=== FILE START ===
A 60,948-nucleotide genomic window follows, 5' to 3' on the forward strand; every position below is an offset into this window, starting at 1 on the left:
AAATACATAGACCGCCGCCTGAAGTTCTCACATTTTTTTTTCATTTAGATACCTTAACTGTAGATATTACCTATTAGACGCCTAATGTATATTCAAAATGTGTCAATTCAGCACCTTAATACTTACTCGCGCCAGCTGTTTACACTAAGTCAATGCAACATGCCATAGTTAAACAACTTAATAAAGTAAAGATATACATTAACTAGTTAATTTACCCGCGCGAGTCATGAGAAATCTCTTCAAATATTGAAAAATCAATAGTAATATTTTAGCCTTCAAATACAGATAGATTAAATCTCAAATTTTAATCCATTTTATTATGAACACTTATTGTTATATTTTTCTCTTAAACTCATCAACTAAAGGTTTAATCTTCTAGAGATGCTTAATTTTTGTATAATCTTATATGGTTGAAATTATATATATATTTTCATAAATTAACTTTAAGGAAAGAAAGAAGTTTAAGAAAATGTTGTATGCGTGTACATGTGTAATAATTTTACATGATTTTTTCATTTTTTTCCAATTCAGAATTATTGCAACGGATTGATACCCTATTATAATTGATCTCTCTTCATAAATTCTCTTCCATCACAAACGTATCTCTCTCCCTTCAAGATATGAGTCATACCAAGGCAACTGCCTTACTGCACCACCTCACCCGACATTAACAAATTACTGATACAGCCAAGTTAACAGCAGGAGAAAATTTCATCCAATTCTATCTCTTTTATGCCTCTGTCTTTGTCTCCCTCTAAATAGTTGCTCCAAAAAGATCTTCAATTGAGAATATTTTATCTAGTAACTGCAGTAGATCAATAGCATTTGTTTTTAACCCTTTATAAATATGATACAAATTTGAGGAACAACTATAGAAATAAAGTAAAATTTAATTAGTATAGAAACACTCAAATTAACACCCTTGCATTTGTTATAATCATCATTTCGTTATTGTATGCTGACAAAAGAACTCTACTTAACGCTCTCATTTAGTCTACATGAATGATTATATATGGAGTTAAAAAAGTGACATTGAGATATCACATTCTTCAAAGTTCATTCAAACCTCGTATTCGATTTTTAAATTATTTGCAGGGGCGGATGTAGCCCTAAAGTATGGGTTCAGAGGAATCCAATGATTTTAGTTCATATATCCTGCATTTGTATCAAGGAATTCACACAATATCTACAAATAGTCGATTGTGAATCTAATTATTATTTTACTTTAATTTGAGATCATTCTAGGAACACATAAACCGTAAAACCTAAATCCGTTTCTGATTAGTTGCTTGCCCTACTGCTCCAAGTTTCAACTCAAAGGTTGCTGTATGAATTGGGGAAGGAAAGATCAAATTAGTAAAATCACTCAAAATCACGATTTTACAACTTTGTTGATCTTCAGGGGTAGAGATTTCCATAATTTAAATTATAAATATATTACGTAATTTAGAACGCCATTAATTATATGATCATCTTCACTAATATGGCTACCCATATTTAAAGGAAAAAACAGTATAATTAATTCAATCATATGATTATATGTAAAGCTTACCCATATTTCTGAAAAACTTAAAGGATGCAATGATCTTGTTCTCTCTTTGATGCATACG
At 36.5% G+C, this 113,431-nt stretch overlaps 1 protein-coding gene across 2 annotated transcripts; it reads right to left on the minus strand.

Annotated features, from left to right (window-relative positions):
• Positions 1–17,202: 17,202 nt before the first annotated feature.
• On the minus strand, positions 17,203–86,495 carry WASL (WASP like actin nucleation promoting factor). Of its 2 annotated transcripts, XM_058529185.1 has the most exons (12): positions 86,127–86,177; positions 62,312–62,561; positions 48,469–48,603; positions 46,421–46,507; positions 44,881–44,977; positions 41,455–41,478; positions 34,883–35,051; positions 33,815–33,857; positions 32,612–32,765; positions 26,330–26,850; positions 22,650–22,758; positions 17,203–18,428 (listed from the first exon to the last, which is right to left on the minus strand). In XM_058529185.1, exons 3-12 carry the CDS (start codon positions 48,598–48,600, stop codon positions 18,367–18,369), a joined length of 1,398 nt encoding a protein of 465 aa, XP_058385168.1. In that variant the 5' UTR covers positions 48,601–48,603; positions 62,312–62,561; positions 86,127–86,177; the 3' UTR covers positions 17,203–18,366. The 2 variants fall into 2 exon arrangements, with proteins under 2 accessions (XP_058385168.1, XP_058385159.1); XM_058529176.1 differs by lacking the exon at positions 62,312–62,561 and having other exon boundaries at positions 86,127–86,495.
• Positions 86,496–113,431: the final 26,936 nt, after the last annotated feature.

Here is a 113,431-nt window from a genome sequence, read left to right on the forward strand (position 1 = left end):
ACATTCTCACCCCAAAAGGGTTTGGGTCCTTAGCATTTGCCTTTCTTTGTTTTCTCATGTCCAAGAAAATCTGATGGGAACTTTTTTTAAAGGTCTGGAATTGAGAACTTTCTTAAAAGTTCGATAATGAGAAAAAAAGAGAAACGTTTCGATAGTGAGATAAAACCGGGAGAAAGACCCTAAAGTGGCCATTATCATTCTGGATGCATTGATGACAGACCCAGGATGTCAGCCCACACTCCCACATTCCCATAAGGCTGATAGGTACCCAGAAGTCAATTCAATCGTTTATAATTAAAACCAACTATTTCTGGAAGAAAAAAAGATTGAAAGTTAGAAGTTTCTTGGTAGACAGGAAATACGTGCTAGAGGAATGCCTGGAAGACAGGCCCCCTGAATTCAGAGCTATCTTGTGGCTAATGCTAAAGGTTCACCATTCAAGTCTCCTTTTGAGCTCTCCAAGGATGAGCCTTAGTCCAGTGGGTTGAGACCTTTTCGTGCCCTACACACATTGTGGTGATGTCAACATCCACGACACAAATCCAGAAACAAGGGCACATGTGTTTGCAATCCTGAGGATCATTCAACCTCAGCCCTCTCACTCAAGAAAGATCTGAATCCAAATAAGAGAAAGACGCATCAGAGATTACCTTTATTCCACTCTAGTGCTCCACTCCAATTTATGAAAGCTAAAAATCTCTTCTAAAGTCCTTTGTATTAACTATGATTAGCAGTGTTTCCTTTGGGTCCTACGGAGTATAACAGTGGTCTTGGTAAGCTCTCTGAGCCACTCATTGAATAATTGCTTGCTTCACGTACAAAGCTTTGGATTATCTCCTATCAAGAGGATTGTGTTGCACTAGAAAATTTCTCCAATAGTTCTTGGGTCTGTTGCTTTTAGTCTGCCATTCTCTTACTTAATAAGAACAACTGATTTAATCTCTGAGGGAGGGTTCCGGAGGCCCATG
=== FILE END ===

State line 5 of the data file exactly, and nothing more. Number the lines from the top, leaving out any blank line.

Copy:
• Positions 1–17,202: 17,202 nt before the first annotated feature.